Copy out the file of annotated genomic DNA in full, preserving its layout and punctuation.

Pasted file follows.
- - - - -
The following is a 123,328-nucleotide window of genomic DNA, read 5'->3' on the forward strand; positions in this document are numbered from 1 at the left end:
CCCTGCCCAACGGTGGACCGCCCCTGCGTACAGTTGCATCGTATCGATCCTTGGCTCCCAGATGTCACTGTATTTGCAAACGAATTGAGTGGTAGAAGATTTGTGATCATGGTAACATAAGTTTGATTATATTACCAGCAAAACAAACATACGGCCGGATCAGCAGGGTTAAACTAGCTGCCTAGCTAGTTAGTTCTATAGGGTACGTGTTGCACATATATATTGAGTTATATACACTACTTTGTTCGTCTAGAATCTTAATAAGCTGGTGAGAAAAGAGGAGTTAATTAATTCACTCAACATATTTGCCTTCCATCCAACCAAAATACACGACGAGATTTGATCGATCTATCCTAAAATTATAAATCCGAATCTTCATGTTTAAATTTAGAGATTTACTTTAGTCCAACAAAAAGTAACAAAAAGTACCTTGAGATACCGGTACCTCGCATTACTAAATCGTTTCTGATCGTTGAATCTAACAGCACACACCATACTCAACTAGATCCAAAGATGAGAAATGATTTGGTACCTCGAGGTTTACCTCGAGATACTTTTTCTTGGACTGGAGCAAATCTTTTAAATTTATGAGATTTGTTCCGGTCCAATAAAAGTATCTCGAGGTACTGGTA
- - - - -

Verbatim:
The following is a 123,328-nucleotide window of genomic DNA, read 5'->3' on the forward strand; positions in this document are numbered from 1 at the left end:
CCCTGCCCAACGGTGGACCGCCCCTGCGTACAGTTGCATCGTATCGATCCTTGGCTCCCAGATGTCACTGTATTTGCAAACGAATTGAGTGGTAGAAGATTTGTGATCATGGTAACATAAGTTTGATTATATTACCAGCAAAACAAACATACGGCCGGATCAGCAGGGTTAAACTAGCTGCCTAGCTAGTTAGTTCTATAGGGTACGTGTTGCACATATATATTGAGTTATATACACTACTTTGTTCGTCTAGAATCTTAATAAGCTGGTGAGAAAAGAGGAGTTAATTAATTCACTCAACATATTTGCCTTCCATCCAACCAAAATACACGACGAGATTTGATCGATCTATCCTAAAATTATAAATCCGAATCTTCATGTTTAAATTTAGAGATTTACTTTAGTCCAACAAAAAGTAACAAAAAGTACCTTGAGATACCGGTACCTCGCATTACTAAATCGTTTCTGATCGTTGAATCTAACAGCACACACCATACTCAACTAGATCCAAAGATGAGAAATGATTTGGTACCTCGAGGTTTACCTCGAGATACTTTTTCTTGGACTGGAGCAAATCTTTTAAATTTATGAGATTTGTTCCGGTCCAATAAAAGTATCTCGAGGTACTGGTA